State seeks answers to Buffalo area's cancer hotspot

Jul 27, 2018

Credit Avery Schneider/Google Maps / WBFO News

Why does part of the Buffalo area have high rates of cancer? That’s what state health officials are trying to figure out. WBFO’s Avery Schneider takes a closer look at how they’re handling the mystery of the cancer hotspot.


When the State Department of Health identified the hotspot on Buffalo’s eastern border, it wasn’t by chance. Researchers analyzed data from New York’s cancer registry with an online mapping tool. They found high rates of six common cancers between 2011 and 2015.

In a recent meeting at the Buffalo Museum of Science, Deputy Director of Public Health Brad Hutton talked to community members about the scope of the state’s cancer research initiative.

Maps showing the different areas affected by elevated rates of six types of cancer and where they overlap were displayed for the public during a meeting at the Buffalo Museum of Science.
Credit New York State Department of Health

“So while I know that many of you are here today because you’re really concerned about the fact that we’re studying the area east of Buffalo and western Cheektowaga, you should know that there are more than 200 communities just like this one that have elevated rates of some type of cancer,” said Hutton.

But within Western New York, the cancers with elevated rates overlap mostly within the borders of the Kensington Expressway, state Thruway and Walden Avenue. This area surrounded by major roadways has long had a mix of homes and industrial manufacturing, with a rail yard just to its south.

But Hutton said the borders were chosen as a convenience to help residents understand the area being studied and provide clues to the agency.

“Merely trying to define your risk for cancer based on where you live today is really not smart,” said Hutton, “and we would recommend you not do that.”

Hutton said residents should consider risk factors like family history and unhealthy lifestyle choices.

Researchers will consider lots of information: common risk factors, air pollution from sources like highways and exposure to carcinogens at work. They’ll also consider socioeconomic status, which is generally low along Buffalo’s East Side.

“Socioeconomic status doesn’t itself, cause cancer,” said Jo Freudenheim, an epidemiology researcher with the University at Buffalo. “It’s a surrogate, as we say. It’s associated, it’s correlated with other kinds of exposures.”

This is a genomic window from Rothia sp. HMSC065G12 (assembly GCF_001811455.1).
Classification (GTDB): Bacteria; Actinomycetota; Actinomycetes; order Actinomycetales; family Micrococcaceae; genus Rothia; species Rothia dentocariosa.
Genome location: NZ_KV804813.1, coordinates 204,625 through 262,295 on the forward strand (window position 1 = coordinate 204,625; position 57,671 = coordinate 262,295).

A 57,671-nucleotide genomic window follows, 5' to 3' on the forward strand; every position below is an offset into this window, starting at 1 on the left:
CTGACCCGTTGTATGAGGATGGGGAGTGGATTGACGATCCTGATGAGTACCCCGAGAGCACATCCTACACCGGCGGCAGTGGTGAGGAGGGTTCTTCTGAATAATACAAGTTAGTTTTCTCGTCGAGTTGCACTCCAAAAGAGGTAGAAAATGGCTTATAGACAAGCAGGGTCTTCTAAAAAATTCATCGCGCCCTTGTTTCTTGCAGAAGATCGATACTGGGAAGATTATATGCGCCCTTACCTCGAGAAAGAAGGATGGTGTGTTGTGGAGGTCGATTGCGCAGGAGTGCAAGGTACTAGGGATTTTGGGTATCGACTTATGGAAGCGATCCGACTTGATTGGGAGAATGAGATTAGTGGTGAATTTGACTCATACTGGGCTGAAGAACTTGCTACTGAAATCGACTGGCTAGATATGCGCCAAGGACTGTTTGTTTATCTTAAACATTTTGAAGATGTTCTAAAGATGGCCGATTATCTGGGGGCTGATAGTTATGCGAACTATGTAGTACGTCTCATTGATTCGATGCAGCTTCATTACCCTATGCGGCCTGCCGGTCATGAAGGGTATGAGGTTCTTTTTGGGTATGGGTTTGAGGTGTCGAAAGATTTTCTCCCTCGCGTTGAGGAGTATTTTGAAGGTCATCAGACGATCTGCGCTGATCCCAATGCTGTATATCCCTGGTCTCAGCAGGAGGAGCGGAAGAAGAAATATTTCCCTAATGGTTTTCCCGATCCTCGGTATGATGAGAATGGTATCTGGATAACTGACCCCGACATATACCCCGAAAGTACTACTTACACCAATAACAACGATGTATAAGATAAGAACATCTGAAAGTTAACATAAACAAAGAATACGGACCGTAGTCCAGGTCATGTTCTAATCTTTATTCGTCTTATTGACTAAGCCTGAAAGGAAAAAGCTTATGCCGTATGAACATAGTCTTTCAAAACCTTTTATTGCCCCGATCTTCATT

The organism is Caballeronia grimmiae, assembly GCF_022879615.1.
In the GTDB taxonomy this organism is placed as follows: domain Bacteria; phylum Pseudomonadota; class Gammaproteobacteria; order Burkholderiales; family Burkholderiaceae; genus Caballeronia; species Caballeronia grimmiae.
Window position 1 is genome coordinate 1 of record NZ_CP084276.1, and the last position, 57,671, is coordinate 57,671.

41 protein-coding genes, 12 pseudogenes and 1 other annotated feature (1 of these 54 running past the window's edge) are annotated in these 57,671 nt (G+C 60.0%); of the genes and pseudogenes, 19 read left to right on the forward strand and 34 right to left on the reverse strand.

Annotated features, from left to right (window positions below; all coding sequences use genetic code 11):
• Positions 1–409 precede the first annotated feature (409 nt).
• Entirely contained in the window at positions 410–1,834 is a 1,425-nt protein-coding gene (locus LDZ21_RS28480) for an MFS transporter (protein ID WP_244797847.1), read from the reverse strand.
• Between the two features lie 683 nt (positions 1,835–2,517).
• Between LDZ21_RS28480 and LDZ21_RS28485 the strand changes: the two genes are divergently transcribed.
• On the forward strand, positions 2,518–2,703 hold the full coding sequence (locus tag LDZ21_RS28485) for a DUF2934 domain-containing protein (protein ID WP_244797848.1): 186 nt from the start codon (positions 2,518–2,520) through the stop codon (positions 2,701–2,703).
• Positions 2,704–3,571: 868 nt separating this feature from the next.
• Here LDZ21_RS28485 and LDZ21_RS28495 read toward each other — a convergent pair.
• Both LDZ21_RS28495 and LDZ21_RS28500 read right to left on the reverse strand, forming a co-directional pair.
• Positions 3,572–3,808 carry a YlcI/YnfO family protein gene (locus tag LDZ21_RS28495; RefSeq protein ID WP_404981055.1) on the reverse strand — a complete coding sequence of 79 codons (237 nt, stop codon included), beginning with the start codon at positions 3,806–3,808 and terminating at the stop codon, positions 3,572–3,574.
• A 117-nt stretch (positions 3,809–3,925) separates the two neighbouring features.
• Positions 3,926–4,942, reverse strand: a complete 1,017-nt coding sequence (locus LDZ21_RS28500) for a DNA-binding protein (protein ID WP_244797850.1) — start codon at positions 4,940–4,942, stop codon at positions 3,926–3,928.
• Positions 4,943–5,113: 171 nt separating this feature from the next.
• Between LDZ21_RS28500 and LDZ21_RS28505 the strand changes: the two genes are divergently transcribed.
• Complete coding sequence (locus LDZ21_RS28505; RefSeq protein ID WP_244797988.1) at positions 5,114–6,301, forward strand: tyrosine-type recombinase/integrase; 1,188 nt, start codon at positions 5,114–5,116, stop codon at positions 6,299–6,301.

Freudenheim said the causes could vary from the simple to the complex.

But when the health department does its study, it won’t be with an eye towards what’s out there now.

“We’re much more concerned about exposures that occurred five to 40 years ago,” said Hutton.

That’s because these cancers can take that long to reach a point where they can be diagnosed.

When the health department gave area residents an overview of the hotspot, they also asked for input on what might be causing it.

Michelle Phillips pointed to the former American Axle manufacturing plant on East Delavan Avenue as a site worth deeper investigation. Phillips’ husband developed kidney cancer – one of the six showing elevated rates – even though he didn’t have any of the risk factors.

The site of the former American Axle Manufacturing plant on East Delevan Avenue.
Credit Avery Schneider / WBFO News

“We could never figure out how in the world he would have ever gotten it,” said Phillips, “and we started thinking about his 12 years at American Axle - and and, to us, that’s the only risk factor that he had.”

Others said the state hadn’t done enough to let people know ahead of time about the study. They wondered how the agency will handle community outreach.

One resident was blunt as she asked, “How are you going to make sure the research is diverse? And that you’re going to be able to follow these people who are poor, who generally jump out of research?”

In his response, Hutton made it clear that this study will not actively seek input beyond the public meeting.

He said the agency will partner with local organizations like Roswell Park Comprehensive Cancer Center when it hosts a community conversation at the end of the month, but there’s no plan for surveys or door-to-door outreach.

Hutton said the limitations are “mainly a function of time.”

“The aggressive time frame we’re under really dictates that we need to focus on some of our existing data sources,” said Hutton.

That time frame is part of the governor’s charge to complete the study in a year. That year began in January and Freudenheim warns that doesn’t leave much to work with.

“If they’re coming now to the communities and they’re going to be reporting back in less than six months, there’s no question that it’s not going to be a very detailed kind of report,” said Freudenheim.

Hutton was upfront about how far the research will go and said he wants to manage the public’s expectations.

“We will certainly not have all the answers when we get back. We will be transparent and we’ll share with you what we’ve looked at and the extent to which we think we’re able to explain the elevated rates of cancer, but we will more than likely also have recommendations for future study,” said Hutton.

Agency officials are expected back by the end of the year. Until then, residents are left with many of their questions unanswered.